Chris and Jake’s campaigns also deal to some degree with mysteries that are kept from the player, but they work much more effectively, perhaps because they are in fact legitimate mysteries to the characters, and not just arbitrarily withheld information. The monster designs are incredible, with some genuinely frightening and others wonderful homages to B-movie sensibilities, the gameplay is great and varied (especially Chris’ campaign) and the story unfurls very well, with lots to enjoy and an improved inventory system from RE5.

If you don’t like insane, nonsensical action movies with giant monsters and slightly hammy characters (strangely toned down a notch from Resident Evil 5 – CHRIIIIIIIIS!!!!) then you could easily give it a miss, but I think it really tries to do something different and the scale is amazing. I’m actually not done playing it all the way through yet so I’ll post more as I get through it (I’m currently working through smart-mouthed badass Jake’s campaign, although his cool is somewhat diminished by the amount of times he falls off things or dies when I’m playing as him).


The other game I’ve been playing lately is Project Zomboid, by The Indie Stone, available on Desura for £4.99. It’s an isometric zombie survival game with no real plot as of yet (it’s still in alpha) – with the player taking on the role of a sole survivor struggling to find food, shelter and weapons to face the unending horde that threatens to overwhelm you at any time. It’s really impressive and there’s a ton of stuff to do, from finding a hammer, nails and plank to build barricades, a trowel, seeds and watering can to grow crops, or just a shotgun and a baseball bat to go zombie-hunting (with the shotgun obviously attracting way more zombies, but capable of bringing down lots at a time) it’s strangely rewarding to play, with each character you create being essentially lost forever when they die thanks to the game’s auto-saving, but it doesn’t quite feel frustrating as your death is almost always your own fault (usually in my case due to hubris in the face of taking on two zombies with an almost-broken golf club).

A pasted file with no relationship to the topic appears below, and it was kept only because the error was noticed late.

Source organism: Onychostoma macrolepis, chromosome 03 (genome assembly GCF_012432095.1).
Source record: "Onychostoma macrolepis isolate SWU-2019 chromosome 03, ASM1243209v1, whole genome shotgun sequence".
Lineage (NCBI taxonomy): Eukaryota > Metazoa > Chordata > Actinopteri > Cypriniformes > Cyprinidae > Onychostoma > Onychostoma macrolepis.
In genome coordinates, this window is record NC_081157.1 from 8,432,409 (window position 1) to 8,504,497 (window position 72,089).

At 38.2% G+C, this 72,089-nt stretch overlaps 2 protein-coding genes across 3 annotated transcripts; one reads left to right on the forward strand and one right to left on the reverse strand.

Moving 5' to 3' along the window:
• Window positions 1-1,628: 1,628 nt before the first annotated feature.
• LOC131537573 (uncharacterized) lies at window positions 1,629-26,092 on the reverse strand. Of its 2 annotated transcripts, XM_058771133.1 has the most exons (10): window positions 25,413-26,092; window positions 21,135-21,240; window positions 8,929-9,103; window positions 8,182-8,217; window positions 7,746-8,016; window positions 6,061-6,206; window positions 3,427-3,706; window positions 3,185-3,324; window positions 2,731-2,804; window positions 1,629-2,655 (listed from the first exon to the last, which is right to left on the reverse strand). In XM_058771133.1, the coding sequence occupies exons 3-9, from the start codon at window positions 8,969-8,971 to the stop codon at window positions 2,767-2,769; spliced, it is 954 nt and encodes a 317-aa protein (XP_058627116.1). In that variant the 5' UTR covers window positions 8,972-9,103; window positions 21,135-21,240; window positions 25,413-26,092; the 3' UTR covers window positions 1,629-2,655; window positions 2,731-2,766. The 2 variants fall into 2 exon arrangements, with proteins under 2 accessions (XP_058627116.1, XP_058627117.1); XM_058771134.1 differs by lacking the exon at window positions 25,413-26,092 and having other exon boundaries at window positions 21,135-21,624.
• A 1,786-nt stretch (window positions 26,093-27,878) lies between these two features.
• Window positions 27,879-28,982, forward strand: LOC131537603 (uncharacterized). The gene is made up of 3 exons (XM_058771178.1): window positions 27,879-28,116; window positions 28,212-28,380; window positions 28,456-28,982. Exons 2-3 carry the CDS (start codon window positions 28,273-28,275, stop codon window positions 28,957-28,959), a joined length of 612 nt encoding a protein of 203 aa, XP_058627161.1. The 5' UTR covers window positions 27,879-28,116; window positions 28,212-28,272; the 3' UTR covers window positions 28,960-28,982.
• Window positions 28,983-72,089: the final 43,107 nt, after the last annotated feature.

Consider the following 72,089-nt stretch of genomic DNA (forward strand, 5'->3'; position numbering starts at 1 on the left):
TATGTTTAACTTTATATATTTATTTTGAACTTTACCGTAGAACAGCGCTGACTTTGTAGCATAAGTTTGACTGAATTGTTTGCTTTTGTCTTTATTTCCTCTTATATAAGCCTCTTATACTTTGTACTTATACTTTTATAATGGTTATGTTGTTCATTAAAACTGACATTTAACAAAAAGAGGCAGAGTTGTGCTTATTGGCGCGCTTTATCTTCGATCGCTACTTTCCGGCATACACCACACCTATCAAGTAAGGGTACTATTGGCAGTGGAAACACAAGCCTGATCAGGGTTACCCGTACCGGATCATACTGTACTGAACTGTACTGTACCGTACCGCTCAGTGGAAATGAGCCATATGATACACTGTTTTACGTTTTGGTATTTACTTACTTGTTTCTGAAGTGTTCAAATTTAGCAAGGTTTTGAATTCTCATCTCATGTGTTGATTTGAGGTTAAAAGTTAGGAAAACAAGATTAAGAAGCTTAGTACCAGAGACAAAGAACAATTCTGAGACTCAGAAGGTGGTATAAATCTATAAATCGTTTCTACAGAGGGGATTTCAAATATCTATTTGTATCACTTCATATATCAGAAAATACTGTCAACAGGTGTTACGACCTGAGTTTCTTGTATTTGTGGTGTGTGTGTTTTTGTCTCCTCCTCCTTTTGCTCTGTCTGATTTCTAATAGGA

Before that I was re-playing through Telltale’s The Walking Dead but you already know how good that is (and now I’m re-reading the compendiums, but you already know how good they are). Bye!